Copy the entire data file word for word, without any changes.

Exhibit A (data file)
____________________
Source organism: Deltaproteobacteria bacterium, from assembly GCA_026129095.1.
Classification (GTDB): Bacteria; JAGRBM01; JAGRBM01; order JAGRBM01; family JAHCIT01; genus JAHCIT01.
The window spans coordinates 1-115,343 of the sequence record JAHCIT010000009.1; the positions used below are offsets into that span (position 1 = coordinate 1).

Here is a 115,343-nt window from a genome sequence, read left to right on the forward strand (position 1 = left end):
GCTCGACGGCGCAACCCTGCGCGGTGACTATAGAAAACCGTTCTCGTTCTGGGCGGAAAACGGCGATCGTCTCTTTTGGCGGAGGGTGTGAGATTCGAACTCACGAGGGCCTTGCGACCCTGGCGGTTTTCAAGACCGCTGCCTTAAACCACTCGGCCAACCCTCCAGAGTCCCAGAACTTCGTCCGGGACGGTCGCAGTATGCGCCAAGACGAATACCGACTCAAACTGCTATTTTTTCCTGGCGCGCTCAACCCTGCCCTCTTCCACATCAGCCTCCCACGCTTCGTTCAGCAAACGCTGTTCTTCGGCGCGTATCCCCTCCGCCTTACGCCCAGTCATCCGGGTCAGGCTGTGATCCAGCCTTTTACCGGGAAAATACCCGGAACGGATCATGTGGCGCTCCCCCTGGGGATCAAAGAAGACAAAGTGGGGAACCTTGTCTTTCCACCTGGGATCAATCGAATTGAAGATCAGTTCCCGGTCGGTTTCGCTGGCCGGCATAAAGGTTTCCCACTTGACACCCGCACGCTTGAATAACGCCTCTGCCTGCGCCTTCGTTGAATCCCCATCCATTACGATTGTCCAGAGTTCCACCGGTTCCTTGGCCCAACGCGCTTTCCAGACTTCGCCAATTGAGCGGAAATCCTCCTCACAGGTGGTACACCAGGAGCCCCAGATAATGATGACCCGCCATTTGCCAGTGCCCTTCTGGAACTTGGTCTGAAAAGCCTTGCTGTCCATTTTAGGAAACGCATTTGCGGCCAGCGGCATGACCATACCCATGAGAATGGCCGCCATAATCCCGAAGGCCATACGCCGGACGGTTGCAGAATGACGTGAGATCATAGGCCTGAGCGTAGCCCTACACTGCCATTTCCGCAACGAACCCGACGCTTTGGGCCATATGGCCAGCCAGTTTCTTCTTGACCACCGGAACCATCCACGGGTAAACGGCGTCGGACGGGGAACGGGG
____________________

Source organism: Deltaproteobacteria bacterium, from assembly GCA_026129095.1.
Classification (GTDB): Bacteria; JAGRBM01; JAGRBM01; order JAGRBM01; family JAHCIT01; genus JAHCIT01.
The window spans coordinates 1-115,343 of the sequence record JAHCIT010000009.1; the positions used below are offsets into that span (position 1 = coordinate 1).

Here is a 115,343-nt window from a genome sequence, read left to right on the forward strand (position 1 = left end):
GCTCGACGGCGCAACCCTGCGCGGTGACTATAGAAAACCGTTCTCGTTCTGGGCGGAAAACGGCGATCGTCTCTTTTGGCGGAGGGTGTGAGATTCGAACTCACGAGGGCCTTGCGACCCTGGCGGTTTTCAAGACCGCTGCCTTAAACCACTCGGCCAACCCTCCAGAGTCCCAGAACTTCGTCCGGGACGGTCGCAGTATGCGCCAAGACGAATACCGACTCAAACTGCTATTTTTTCCTGGCGCGCTCAACCCTGCCCTCTTCCACATCAGCCTCCCACGCTTCGTTCAGCAAACGCTGTTCTTCGGCGCGTATCCCCTCCGCCTTACGCCCAGTCATCCGGGTCAGGCTGTGATCCAGCCTTTTACCGGGAAAATACCCGGAACGGATCATGTGGCGCTCCCCCTGGGGATCAAAGAAGACAAAGTGGGGAACCTTGTCTTTCCACCTGGGATCAATCGAATTGAAGATCAGTTCCCGGTCGGTTTCGCTGGCCGGCATAAAGGTTTCCCACTTGACACCCGCACGCTTGAATAACGCCTCTGCCTGCGCCTTCGTTGAATCCCCATCCATTACGATTGTCCAGAGTTCCACCGGTTCCTTGGCCCAACGCGCTTTCCAGACTTCGCCAATTGAGCGGAAATCCTCCTCACAGGTGGTACACCAGGAGCCCCAGATAATGATGACCCGCCATTTGCCAGTGCCCTTCTGGAACTTGGTCTGAAAAGCCTTGCTGTCCATTTTAGGAAACGCATTTGCGGCCAGCGGCATGACCATACCCATGAGAATGGCCGCCATAATCCCGAAGGCCATACGCCGGACGGTTGCAGAATGACGTGAGATCATAGGCCTGAGCGTAGCCCTACACTGCCATTTCCGCAACGAACCCGACGCTTTGGGCCATATGGCCAGCCAGTTTCTTCTTGACCACCGGAACCATCCACGGGTAAACGGCGTCGGACGGGGAACGGGG